I personally attended and scouted some of Okung's first practices as a member of the Seattle Seahawks during June OTAs. While Okung's length and strength were obvious, it was also clear that the former All-American still had a ways to go before understanding the intricacies of Alex Gibbs' vaunted zone-blocking scheme.

Okung is in charge of protecting the blindside of a soon-to-be 35-year old Matt Hasselbeck. If that wasn't enough pressure, he's being asked to replace Walter Jones -- the best player in team history.

The Seahawks certainly won't admit it publicly, but they know they need to get Okung in the fold. With Okung out, the Seahawks have former fourth-round pick Ray Willis, a natural right tackle, starting on the left side. When Willis was given Monday's practice off to rest, veteran guard Mansfield Wrotto, another former fourth round pick, was given the nod. Neither Willis nor Wrotto have demonstrated to this point the ability to consistently hold a starting position in the league. Both, due to marginal agility, are potential liabilities in Gibbs' system -- at any position -- much less the critical left tackle spot.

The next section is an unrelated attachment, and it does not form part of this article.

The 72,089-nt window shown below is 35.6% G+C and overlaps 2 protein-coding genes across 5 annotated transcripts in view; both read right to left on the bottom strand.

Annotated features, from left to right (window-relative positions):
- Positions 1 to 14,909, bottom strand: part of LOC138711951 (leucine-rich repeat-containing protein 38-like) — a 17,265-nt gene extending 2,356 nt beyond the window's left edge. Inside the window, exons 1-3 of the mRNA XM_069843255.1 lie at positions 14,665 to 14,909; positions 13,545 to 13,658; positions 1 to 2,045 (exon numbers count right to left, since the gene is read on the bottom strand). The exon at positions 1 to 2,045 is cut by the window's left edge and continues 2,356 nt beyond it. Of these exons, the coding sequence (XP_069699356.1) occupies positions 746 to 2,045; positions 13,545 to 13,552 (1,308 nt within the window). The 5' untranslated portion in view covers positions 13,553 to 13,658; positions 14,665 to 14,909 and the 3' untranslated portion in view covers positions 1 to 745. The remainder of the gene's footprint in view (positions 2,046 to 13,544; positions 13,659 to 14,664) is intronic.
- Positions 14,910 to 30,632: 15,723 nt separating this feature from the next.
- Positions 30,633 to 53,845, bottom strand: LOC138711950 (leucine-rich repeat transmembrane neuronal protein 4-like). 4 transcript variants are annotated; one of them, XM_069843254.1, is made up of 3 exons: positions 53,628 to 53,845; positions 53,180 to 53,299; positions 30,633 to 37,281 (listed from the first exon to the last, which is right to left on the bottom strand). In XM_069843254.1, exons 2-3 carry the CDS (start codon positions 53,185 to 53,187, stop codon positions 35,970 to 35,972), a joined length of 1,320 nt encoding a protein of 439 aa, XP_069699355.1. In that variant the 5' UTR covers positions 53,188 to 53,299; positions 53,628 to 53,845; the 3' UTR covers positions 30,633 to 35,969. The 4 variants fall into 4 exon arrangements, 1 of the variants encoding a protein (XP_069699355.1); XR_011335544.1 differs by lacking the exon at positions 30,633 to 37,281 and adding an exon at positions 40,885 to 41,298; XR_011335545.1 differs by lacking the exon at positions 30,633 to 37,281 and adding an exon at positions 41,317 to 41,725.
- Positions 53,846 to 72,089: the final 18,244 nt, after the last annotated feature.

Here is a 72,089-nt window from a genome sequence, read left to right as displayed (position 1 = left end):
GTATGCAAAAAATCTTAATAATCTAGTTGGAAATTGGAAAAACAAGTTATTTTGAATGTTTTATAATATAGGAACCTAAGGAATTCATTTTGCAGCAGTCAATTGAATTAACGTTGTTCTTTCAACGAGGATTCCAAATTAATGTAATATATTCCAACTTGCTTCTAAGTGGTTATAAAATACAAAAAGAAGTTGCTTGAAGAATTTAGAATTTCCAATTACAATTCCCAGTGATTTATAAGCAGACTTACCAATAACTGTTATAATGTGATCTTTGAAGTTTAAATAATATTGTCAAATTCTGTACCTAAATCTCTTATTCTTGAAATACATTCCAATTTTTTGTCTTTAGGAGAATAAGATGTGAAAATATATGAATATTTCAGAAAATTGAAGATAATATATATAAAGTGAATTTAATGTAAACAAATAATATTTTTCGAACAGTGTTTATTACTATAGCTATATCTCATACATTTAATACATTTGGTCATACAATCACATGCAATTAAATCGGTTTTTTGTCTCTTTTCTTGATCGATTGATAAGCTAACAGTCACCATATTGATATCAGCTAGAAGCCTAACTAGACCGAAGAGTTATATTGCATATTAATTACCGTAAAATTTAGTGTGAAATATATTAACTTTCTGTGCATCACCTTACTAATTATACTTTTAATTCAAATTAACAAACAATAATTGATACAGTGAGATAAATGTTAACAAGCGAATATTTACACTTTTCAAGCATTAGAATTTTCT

In a new offense with new coaches, the Seahawks could struggle to protect Matt Hasselbeck even with Okung starting. They're in a potentially dire situation without him.

It doesn't get any simpler for the Seahawks than this -- the more games Matt Hasselbeck starts for the Seahawks this season, the greater chance Pete Carroll has of improving on Seattle's 5-11 record last year. Until Okung signs, however, neither Hasselbeck remaining healthy nor the Seahawks improving in the win column seems likely.